“English” Returns to Boston

This past week, as the first tender shoots of pre-Spring foliage began probing the end of New England’s winter, important public issues began simultaneously testing the end of the “media winter” inflicted by the all-engrossing consequences of the attacks of September 11th. And of these reborn issues, our current initiative campaign to dismantle bilingual education in its oldest statewide bastion of Democratic Massachusetts appears among the most visible.

Almost exactly six months to the day after those 9/11 attacks, the Tuesday edition of the influential Boston Globe carried a long front-page story highlighting the troubling nature of existing bilingual programs, and setting the stage for the following day’s legislative hearings, focused on our initiative, three competing legislative proposals, and the general subject of bilingual programs.

On Wednesday, the hundreds of elected officials, fervent political activists, and bused-in schoolchildren who attended those long hours of public hearings could draw varied ammunition from that morning’s Globe, carrying a total of four separate articles, editorials and opinion pieces on bilingual programs, coverage that completely dominated that day’s op-ed page. The Globe editorial in particular emphasized the dreadful failure of the existing statewide system, and noted some encouraging indicators of success in English immersion programs, such as those used in Catholic schools with heavy immigrant enrollments; the editorial also condemned the state legislature for having largely ignored the existing problems for decades.

The highly contentious hearings themselves were covered extensively in the Thursday papers, with articles in the Globe, the more conservative Boston Herald, and all the other major Massachusetts newspapers and media outlets. Then, this morning, the Herald ran yet another editorial seconding the powerful legislative testimony of John Silber, former Chairman of the State Board of Education, that the “utter failure” of existing bilingual education programs could only be rectified through their complete replacement by the English immersion programs that have proven so successful in California, probably by means of the proposed initiative.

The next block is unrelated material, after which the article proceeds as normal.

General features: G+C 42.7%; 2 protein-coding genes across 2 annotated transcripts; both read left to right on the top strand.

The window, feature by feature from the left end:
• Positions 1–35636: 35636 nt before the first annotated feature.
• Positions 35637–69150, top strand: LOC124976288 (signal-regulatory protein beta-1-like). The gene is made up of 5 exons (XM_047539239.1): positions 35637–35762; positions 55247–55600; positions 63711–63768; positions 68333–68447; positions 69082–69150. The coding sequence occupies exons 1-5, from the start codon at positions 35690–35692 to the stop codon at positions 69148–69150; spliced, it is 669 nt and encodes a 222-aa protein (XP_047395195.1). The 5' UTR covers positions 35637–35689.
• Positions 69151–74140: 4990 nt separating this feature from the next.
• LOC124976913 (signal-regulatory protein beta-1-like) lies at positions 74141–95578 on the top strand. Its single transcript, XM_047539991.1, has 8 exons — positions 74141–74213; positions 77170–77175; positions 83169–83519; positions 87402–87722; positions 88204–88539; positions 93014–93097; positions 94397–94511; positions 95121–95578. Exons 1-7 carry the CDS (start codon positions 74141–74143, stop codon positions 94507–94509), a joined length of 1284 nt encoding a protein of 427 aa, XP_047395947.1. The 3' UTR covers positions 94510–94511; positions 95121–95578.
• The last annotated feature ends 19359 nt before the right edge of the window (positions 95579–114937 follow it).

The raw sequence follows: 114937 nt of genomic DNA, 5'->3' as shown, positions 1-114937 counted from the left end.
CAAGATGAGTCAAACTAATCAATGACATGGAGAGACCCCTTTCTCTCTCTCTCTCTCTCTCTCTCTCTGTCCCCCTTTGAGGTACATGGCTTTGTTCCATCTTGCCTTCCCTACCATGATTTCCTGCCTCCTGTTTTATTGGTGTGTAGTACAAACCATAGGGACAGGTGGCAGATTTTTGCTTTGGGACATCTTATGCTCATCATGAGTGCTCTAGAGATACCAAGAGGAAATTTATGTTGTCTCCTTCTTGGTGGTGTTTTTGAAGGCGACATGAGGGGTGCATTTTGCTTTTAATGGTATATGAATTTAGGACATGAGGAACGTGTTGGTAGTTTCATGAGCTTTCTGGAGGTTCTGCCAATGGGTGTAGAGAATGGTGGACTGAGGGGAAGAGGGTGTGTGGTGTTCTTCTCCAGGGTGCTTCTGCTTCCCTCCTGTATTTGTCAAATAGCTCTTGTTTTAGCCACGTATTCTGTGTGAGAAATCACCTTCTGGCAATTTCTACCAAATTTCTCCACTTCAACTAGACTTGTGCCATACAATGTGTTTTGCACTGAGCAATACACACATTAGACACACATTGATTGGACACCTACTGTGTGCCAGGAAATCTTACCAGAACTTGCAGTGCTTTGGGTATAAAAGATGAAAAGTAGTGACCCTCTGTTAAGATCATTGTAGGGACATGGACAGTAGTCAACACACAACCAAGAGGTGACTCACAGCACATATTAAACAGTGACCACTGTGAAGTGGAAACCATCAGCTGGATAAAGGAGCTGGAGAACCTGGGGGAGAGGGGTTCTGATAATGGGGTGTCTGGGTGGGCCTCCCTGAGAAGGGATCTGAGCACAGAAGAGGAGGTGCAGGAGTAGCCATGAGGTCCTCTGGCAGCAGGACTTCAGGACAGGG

If this early coverage is any indication, both the policy and the politics of “English” look set to receive a very thorough and complete review over the next eight months by the media and the public in one of America’s most staunchly liberal Democratic states and the national center of our country’s academic world. Thus, the broader implications of this Massachusetts initiative campaign should be readily apparent to Congress and the rest of America.

I attach below a small selection of the dozen or more major Massachusetts articles, editorials, and columns that appeared over the last few days.


P.S. Meanwhile, on the California home-front, the bizarre proposed actions of the California State Board of Education to weaken Prop. 227 have now apparently provoked sufficient public and media outcry that the Board is continuing their rapid and pronounced retreat back to legality. These very heartening California developments will be discussed at greater length in a subsequent column.

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